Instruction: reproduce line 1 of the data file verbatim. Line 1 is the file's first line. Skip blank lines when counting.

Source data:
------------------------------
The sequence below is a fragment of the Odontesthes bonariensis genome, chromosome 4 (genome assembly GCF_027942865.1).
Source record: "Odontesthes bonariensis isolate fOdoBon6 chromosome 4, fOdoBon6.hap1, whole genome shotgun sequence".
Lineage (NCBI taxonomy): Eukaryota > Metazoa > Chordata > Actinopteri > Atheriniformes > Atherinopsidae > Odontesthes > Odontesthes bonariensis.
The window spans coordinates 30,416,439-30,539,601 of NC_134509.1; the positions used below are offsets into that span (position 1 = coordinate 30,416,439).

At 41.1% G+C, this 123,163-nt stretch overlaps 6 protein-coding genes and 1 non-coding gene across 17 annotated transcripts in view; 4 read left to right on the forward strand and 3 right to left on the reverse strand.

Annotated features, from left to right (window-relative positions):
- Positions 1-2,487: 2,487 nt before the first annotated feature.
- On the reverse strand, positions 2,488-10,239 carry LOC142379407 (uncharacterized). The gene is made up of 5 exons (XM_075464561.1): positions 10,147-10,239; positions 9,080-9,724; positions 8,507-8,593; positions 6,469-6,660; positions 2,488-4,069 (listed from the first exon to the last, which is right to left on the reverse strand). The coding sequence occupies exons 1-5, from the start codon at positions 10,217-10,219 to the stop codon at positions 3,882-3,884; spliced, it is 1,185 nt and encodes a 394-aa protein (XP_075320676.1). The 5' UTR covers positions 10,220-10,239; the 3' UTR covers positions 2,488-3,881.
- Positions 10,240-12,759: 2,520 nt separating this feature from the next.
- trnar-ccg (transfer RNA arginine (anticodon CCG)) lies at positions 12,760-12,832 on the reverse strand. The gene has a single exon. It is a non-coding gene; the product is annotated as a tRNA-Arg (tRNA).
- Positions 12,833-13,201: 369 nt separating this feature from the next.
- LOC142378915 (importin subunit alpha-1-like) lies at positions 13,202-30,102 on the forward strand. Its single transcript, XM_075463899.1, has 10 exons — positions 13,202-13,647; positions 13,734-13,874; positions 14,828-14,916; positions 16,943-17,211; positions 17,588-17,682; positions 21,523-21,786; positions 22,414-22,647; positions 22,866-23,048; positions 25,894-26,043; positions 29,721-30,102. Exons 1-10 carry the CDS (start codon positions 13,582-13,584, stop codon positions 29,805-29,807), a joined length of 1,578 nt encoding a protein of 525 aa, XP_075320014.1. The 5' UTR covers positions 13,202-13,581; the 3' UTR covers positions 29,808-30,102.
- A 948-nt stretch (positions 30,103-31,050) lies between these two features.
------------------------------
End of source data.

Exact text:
The sequence below is a fragment of the Odontesthes bonariensis genome, chromosome 4 (genome assembly GCF_027942865.1).